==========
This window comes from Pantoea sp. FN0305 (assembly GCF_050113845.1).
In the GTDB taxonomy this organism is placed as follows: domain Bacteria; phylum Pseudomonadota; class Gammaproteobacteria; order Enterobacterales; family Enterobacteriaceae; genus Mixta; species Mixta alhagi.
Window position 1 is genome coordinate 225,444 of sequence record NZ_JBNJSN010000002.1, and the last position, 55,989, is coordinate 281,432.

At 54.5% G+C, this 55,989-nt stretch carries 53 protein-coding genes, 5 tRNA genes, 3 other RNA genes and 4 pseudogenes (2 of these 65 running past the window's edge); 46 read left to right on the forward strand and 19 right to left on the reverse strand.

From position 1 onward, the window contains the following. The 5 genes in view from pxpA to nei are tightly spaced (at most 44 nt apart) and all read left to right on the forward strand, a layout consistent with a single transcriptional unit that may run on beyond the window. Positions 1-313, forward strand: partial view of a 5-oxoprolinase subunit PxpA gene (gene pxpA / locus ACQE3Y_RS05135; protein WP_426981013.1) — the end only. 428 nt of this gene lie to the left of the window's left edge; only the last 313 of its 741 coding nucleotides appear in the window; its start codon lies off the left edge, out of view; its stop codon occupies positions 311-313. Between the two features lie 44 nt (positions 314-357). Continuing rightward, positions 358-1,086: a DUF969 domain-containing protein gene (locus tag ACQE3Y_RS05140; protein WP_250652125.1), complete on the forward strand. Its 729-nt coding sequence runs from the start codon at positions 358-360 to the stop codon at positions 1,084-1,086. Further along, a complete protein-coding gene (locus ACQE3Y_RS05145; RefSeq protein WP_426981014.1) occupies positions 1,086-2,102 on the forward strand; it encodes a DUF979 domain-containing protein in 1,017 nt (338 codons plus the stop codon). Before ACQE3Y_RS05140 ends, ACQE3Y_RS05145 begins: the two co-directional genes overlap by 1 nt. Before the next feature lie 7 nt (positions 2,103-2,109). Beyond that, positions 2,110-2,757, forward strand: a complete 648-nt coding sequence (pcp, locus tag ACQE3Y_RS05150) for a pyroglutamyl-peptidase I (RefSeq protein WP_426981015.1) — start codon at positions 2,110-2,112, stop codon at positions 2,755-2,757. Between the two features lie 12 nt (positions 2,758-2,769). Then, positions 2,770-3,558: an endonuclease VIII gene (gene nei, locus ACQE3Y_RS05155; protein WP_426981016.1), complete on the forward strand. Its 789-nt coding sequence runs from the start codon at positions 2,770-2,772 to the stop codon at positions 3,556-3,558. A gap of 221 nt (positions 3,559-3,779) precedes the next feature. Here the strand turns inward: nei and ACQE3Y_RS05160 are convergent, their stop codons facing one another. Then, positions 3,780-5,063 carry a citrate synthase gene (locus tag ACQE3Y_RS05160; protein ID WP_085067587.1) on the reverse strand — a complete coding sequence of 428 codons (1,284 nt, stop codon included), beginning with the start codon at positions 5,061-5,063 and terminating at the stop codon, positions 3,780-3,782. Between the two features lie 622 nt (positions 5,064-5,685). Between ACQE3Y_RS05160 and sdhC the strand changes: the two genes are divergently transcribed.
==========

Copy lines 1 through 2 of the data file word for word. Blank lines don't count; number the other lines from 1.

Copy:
This window comes from Pantoea sp. FN0305 (assembly GCF_050113845.1).
In the GTDB taxonomy this organism is placed as follows: domain Bacteria; phylum Pseudomonadota; class Gammaproteobacteria; order Enterobacterales; family Enterobacteriaceae; genus Mixta; species Mixta alhagi.